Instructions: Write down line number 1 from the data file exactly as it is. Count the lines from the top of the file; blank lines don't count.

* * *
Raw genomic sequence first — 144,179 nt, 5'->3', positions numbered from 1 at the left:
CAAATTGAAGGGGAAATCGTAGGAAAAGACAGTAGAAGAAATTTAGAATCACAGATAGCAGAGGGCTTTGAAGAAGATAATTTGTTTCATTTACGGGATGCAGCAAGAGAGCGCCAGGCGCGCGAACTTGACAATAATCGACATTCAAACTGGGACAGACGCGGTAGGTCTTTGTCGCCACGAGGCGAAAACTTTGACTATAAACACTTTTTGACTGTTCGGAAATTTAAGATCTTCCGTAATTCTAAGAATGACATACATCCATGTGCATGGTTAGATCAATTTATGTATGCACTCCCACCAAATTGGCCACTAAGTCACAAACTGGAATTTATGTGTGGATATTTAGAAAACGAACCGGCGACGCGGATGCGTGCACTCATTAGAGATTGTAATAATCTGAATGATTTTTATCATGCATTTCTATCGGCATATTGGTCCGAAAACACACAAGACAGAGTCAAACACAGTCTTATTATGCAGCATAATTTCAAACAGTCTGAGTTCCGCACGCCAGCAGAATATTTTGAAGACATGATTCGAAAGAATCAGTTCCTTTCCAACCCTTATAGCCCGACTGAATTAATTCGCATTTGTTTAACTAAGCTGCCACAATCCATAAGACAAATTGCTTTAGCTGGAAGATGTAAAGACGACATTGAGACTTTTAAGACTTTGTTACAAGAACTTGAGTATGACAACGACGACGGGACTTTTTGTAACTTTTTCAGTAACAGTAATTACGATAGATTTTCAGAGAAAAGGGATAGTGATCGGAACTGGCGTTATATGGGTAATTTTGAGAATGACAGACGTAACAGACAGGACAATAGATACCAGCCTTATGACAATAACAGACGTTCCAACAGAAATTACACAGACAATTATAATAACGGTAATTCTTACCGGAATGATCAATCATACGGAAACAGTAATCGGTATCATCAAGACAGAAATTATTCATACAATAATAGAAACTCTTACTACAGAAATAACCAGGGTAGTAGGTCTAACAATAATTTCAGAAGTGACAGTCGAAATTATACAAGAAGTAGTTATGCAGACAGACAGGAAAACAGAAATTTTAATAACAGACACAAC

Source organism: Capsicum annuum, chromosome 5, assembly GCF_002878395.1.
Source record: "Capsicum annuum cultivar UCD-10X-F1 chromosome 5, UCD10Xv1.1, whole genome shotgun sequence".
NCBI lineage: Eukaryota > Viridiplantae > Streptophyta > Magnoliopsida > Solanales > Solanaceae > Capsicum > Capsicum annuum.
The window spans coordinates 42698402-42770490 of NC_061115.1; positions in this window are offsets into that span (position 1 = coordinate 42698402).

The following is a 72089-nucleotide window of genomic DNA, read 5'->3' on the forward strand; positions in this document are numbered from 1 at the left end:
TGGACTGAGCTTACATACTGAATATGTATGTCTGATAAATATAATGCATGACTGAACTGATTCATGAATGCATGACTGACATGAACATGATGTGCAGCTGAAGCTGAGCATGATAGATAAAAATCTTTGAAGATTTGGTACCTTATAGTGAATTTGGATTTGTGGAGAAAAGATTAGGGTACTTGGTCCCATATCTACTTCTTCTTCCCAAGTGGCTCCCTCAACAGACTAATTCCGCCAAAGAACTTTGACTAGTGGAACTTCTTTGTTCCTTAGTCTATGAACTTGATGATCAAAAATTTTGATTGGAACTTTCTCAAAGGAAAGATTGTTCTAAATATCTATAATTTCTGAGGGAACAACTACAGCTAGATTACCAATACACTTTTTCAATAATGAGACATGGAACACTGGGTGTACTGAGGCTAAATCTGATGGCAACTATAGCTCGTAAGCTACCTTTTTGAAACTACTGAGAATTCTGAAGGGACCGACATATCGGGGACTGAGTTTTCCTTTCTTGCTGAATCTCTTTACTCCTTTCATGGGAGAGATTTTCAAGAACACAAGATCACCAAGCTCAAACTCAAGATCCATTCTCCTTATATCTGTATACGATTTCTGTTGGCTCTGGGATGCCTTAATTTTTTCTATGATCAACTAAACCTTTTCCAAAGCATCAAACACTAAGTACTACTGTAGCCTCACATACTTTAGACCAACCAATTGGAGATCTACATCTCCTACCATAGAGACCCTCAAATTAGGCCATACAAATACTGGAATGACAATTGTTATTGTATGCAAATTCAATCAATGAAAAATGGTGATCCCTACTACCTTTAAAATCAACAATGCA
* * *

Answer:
Raw genomic sequence first — 144,179 nt, 5'->3', positions numbered from 1 at the left: